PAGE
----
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Editorial ARTICLE

Front. Physiol., 05 January 2016 |

Editorial: Hormonal and Neuroendocrine Regulation of Energy Balance

  • 1Dipartimento di Scienze e Tecnologie, University of Sannio, Benevento, Italy
  • 2Dipartimento di Scienze e Tecnologie Ambientali, Biologiche e Farmaceutiche, Second University of Naples, Caserta, Italy

The Editorial on the Research Topic
Hormonal and Neuroendocrine Regulation of Energy Balance

Energy balance is the relationship between energy intake and energy expenditure plus body energy storage. In mammals, the regulation of energy balance and body weight is a complex process wherein hormonal and neuroendocrine systems cooperate via cross-talk between central and peripheral signals. When energy intake exceeds energy expenditure, an increase in body mass, of which about 70% is body fat, occurs. The maintenance of this situation, over a given period of time, results in serious disturbances such as obesity and its related metabolic disorders. Quite recently, it is emerged that also the adaptation to a deficit in energy intake promotes hyperinsulemic states and the associated risks for later development of the metabolic syndrome by increasing the efficiency of energy utilization and storage as body's adipose tissue, a phenomenon known as catch-up fat. Thus, changing the food environment can push adiposity of a population upwards and result in increased prevalence of metabolic disorders. At cellular level, mitochondria have a fundamental role in regulating metabolic pathways, and tight control of mitochondrial functions and dynamics is critical to maintaining adequate energy balance. Consequently, it is no wonder that mitochondrial dysfunctions are implicated in metabolic disorders. Recent studies have highlighted the role of: (i) hypothalamic melanocortin system as an integrative center in the regulation of energy balance and (ii) adipokines, thyroid hormones (THs) and thyroid hormone-analogs as modulators of metabolic efficiency. A better understanding of physiological processes involved in the regulation of energy balance may well offer clues for developing strategies to target metabolic disorders. For this Research Topic, our initial aim was to give a comprehensive and integrate view of the factors involved in the endocrine and neuroendocrine signaling of energy balance regulation. We expected to highlight their involvement into physiological processes and regulatory systems as well as their perturbation during pathological processes. In this endeavor, 14 papers, including 1 Opinion Article, 11 review articles, and 2 original articles reveal an appealing, broad scope of subjects involving the aim of the Topic that exploit a variety of novel informations and potential applications. Insights into highly investigated areas, concerning new avenues for regulation of energy balance by TH-derivatives such as 3,5-diiodothyronine (3,5-T2) and 3-iodothyronamine (T1AM) and analogs like GC-1, are presented in a series of review articles which describe their involvement in the regulation of lipid and energy metabolism (Senese et al.), the role of 3,5-T2 on energy balance (Goglia) and the metabolic and neurological actions of T1AM (Zucchi et al.). These contributions highlight the huge progress made in identifying “novel” mechanisms of action of TH and their derivatives, opening new perspectives in the analysis of hormonal regulation and providing new targets for potential therapeutic interventions in metabolic and endocrine diseases. A review contribution by Silvestri et al. highlights the important role of proteomic approaches in the understanding of complex mechanisms such as those involved in thyroid control of metabolism. The authors of this contribution discuss new leads (i.e., target proteins and metabolic pathways) emerging in applying proteomics to the actions of 3,5-T2 and Triiodothyronine (T3) in conditions of altered energy metabolism in animal tissues having a central role in the control of energy balance. A relatively new area of research is covered by Kim et al. who review the role of the melanocortin system in the control of energy homeostasis. Many peripheral signals including hormones, nutrients such as glucose, lipids, and amino acids which regulate the melanocortin system by affecting the activity levels of different components of the system are discussed. Among the wide range of adipokines identified over the past years and implied into physiological and metabolic control of energy balance, Bertrand et al. review the various systemic effects of apelin on energy metabolism by addressing its mechanism of action. Due to its beneficial effects on both energy metabolism and insulin sensitivity, apelin is gaining an important physiological role and is being suggested as an interesting therapeutic anti-diabetic target. Newly, in a context where no safe and effective drugs are available to treat obesity, a recent research is focused on considering the possibility that stimulating Brown Adipose Tissue (BAT) might be effective in treating obesity and its associated metabolic disorders. In a review article, Poher et al. discuss these new emerging issues and underline the perspective that new alternatives, focusing on adipose tissue function, could potentially be of therapeutic relevance in the future. A review article by Obregon examines the difference between Brown, White and Brite/Beige adipocytes underlying their contribution to energy balance supporting the reactivation of BAT and the induction of Beige/Brite adipocytes in humans as a therapeutic option to fight obesity. Moreover, this contribution reviews the role played by THs on proliferation and differentiation of adipocytes mainly via regulation of gene expression. Lecoutre and Breton review the link between nutrient supply perturbations in the fetus or neonate and increased risk of adult-onset metabolic disorders. They discuss how maternal nutritional manipulations reprogram offspring's adipose tissue predisposing offspring to fat accumulation and, thus, to metabolic disorders. The impact of adiposity on energy balance is reported in an original research article by De Andrade et al. who, by using a rat model of semistarvation-refeeding, in which fat recover is driven by suppressed thermogenesis, conclude that the putative mechanisms leading to catch up-fat involve alterations in skeletal muscle contraction, fiber composition and local TH metabolism. Another original article reports the study performed by Wang et al. who detect metabolic alterations in pre-manifest and manifest Huntington's disease patients and suggest that in addition, and prior, to overt neuronal damage, Huntington's disease affects hormone secretion and energy regulation. These findings may shed light on Huntington's pathogenesis and provide new opportunities for biomarker development. Bioenergetic aspects related to mitochondrial activity also gave a prominent contribution to this Research Topic. The physiological role of mitochondrial uncoupling proteins (UCPs) in energy metabolism is reviewed by Busiello et al. who discuss the relevance of UCPs in determining mild uncoupling, in protecting from oxidative stress and in the amelioration of fatty acids oxidation. The alterations in mitochondrial efficiency as well as the impact of this parameter on metabolic homeostasis of skeletal muscle are reviewed in the contribution by Crescenzo et al. The reported evidences led to the conclusion that an increased mitochondrial efficiency precedes and may contribute to the development of high-fat induced insulin resistance. Emerging findings reveal an important role for mitochondrial dynamics in the regulation of energy balance. Putti et al. in a review article contribution highlight the impact of diet on mitochondrial dynamic behavior and function in liver and skeletal muscle as well as the involvement of mitochondrial fusion and fission processes in body energy balance regulation in response to the nutritional status. Overall, all the original articles and the review articles covering this topic, in all their diversity, contribute to clarify unanswered questions on the physiological processes involved in the regulation of energy balance and offer clues for developing strategies to target metabolic disorders. In each of the articles contributing to this topic, there is much more than it can be commented in this short introduction. We hope that the readers will go through the articles where they will find a lot of updated information, shedding light on hormone's actions, and metabolic pathways related to energy balance which are opening new promising perspectives in the field focalized in the Research Topic.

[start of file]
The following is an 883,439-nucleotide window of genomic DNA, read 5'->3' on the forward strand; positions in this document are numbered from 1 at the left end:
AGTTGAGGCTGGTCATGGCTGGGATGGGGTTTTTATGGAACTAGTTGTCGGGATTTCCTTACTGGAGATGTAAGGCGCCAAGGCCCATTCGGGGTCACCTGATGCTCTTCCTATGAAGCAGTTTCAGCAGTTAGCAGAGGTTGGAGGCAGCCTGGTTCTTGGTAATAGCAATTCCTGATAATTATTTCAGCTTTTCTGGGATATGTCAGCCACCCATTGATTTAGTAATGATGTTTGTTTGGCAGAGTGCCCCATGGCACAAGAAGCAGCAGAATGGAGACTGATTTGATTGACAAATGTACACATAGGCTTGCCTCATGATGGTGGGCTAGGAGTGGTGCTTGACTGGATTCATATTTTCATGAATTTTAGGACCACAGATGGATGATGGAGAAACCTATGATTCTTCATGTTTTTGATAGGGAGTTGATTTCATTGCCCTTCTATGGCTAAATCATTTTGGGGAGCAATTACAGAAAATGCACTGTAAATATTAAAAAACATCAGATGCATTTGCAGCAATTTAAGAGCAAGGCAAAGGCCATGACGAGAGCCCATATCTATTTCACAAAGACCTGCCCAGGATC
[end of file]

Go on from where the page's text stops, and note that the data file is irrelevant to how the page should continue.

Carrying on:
Author Contributions

AL: contributions to the conception of the work; MM: contributions in drafting the work and to final approval of the version to be published.

Conflict of Interest Statement

The authors declare that the research was conducted in the absence of any commercial or financial relationships that could be construed as a potential conflict of interest.


The editors wish to thank all authors and reviewers for their outstanding contributions to this Frontiers Research Topic.

Keywords: energy balance, thyroid hormones, mitochondria, apelin, brown adipose tissue, melanocortin, catch up fat, uncoupling

Citation: Moreno M and Lanni A (2016) Editorial: Hormonal and Neuroendocrine Regulation of Energy Balance. Front. Physiol. 6:403. doi: 10.3389/fphys.2015.00403

Received: 04 December 2015; Accepted: 07 December 2015;
Published: 05 January 2016.

Edited and reviewed by: George E. Billman, The Ohio State University, USA

Copyright © 2016 Moreno and Lanni. This is an open-access article distributed under the terms of the Creative Commons Attribution License (CC BY). The use, distribution or reproduction in other forums is permitted, provided the original author(s) or licensor are credited and that the original publication in this journal is cited, in accordance with accepted academic practice. No use, distribution or reproduction is permitted which does not comply with these terms.

*Correspondence: Maria Moreno,